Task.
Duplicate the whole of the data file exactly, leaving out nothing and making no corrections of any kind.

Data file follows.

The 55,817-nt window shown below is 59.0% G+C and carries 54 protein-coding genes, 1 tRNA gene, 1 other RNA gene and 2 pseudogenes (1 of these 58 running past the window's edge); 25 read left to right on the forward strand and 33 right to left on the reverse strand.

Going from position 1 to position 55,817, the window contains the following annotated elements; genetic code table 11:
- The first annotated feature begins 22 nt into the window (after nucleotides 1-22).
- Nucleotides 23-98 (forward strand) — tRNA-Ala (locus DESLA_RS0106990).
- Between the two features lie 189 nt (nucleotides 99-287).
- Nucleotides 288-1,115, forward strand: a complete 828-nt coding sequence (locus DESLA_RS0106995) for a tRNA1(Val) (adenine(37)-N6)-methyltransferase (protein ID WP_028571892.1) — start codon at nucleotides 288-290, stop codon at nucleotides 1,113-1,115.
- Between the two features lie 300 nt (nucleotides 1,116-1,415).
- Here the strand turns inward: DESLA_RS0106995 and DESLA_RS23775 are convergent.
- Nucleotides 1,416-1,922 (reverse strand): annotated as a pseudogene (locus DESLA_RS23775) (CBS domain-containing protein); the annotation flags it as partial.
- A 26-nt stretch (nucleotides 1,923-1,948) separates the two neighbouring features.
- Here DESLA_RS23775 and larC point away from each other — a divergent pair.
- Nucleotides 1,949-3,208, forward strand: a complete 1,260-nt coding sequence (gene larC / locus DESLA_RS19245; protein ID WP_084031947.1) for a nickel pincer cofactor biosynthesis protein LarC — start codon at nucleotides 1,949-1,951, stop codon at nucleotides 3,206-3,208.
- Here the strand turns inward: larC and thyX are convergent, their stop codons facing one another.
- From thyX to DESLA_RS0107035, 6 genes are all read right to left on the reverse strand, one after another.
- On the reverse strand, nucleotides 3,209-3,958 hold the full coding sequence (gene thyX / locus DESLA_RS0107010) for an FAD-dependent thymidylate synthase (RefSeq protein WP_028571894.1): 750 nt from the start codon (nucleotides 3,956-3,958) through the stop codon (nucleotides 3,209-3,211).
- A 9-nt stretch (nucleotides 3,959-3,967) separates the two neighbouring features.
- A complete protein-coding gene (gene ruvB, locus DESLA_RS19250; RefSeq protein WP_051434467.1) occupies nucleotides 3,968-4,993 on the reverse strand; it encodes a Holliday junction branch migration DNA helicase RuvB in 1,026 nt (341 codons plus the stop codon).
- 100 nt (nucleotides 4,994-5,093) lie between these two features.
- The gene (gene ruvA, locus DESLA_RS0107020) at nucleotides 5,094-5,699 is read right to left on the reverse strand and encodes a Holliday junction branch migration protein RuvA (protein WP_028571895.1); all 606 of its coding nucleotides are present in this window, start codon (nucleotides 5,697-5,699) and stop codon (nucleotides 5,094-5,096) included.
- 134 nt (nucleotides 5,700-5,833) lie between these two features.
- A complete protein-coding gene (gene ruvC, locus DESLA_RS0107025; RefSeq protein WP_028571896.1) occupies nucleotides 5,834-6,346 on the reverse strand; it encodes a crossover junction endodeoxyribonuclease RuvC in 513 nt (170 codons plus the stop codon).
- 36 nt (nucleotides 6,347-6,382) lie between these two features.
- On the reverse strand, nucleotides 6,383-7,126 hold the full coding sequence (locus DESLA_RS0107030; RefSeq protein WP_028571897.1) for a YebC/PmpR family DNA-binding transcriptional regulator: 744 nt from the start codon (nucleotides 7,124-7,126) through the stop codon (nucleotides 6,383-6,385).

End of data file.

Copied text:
The 55,817-nt window shown below is 59.0% G+C and carries 54 protein-coding genes, 1 tRNA gene, 1 other RNA gene and 2 pseudogenes (1 of these 58 running past the window's edge); 25 read left to right on the forward strand and 33 right to left on the reverse strand.

Going from position 1 to position 55,817, the window contains the following annotated elements; genetic code table 11:
- The first annotated feature begins 22 nt into the window (after nucleotides 1-22).
- Nucleotides 23-98 (forward strand) — tRNA-Ala (locus DESLA_RS0106990).
- Between the two features lie 189 nt (nucleotides 99-287).
- Nucleotides 288-1,115, forward strand: a complete 828-nt coding sequence (locus DESLA_RS0106995) for a tRNA1(Val) (adenine(37)-N6)-methyltransferase (protein ID WP_028571892.1) — start codon at nucleotides 288-290, stop codon at nucleotides 1,113-1,115.
- Between the two features lie 300 nt (nucleotides 1,116-1,415).
- Here the strand turns inward: DESLA_RS0106995 and DESLA_RS23775 are convergent.
- Nucleotides 1,416-1,922 (reverse strand): annotated as a pseudogene (locus DESLA_RS23775) (CBS domain-containing protein); the annotation flags it as partial.
- A 26-nt stretch (nucleotides 1,923-1,948) separates the two neighbouring features.
- Here DESLA_RS23775 and larC point away from each other — a divergent pair.
- Nucleotides 1,949-3,208, forward strand: a complete 1,260-nt coding sequence (gene larC / locus DESLA_RS19245; protein ID WP_084031947.1) for a nickel pincer cofactor biosynthesis protein LarC — start codon at nucleotides 1,949-1,951, stop codon at nucleotides 3,206-3,208.
- Here the strand turns inward: larC and thyX are convergent, their stop codons facing one another.
- From thyX to DESLA_RS0107035, 6 genes are all read right to left on the reverse strand, one after another.
- On the reverse strand, nucleotides 3,209-3,958 hold the full coding sequence (gene thyX / locus DESLA_RS0107010) for an FAD-dependent thymidylate synthase (RefSeq protein WP_028571894.1): 750 nt from the start codon (nucleotides 3,956-3,958) through the stop codon (nucleotides 3,209-3,211).
- A 9-nt stretch (nucleotides 3,959-3,967) separates the two neighbouring features.
- A complete protein-coding gene (gene ruvB, locus DESLA_RS19250; RefSeq protein WP_051434467.1) occupies nucleotides 3,968-4,993 on the reverse strand; it encodes a Holliday junction branch migration DNA helicase RuvB in 1,026 nt (341 codons plus the stop codon).
- 100 nt (nucleotides 4,994-5,093) lie between these two features.
- The gene (gene ruvA, locus DESLA_RS0107020) at nucleotides 5,094-5,699 is read right to left on the reverse strand and encodes a Holliday junction branch migration protein RuvA (protein WP_028571895.1); all 606 of its coding nucleotides are present in this window, start codon (nucleotides 5,697-5,699) and stop codon (nucleotides 5,094-5,096) included.
- 134 nt (nucleotides 5,700-5,833) lie between these two features.
- A complete protein-coding gene (gene ruvC, locus DESLA_RS0107025; RefSeq protein WP_028571896.1) occupies nucleotides 5,834-6,346 on the reverse strand; it encodes a crossover junction endodeoxyribonuclease RuvC in 513 nt (170 codons plus the stop codon).
- 36 nt (nucleotides 6,347-6,382) lie between these two features.
- On the reverse strand, nucleotides 6,383-7,126 hold the full coding sequence (locus DESLA_RS0107030; RefSeq protein WP_028571897.1) for a YebC/PmpR family DNA-binding transcriptional regulator: 744 nt from the start codon (nucleotides 7,124-7,126) through the stop codon (nucleotides 6,383-6,385).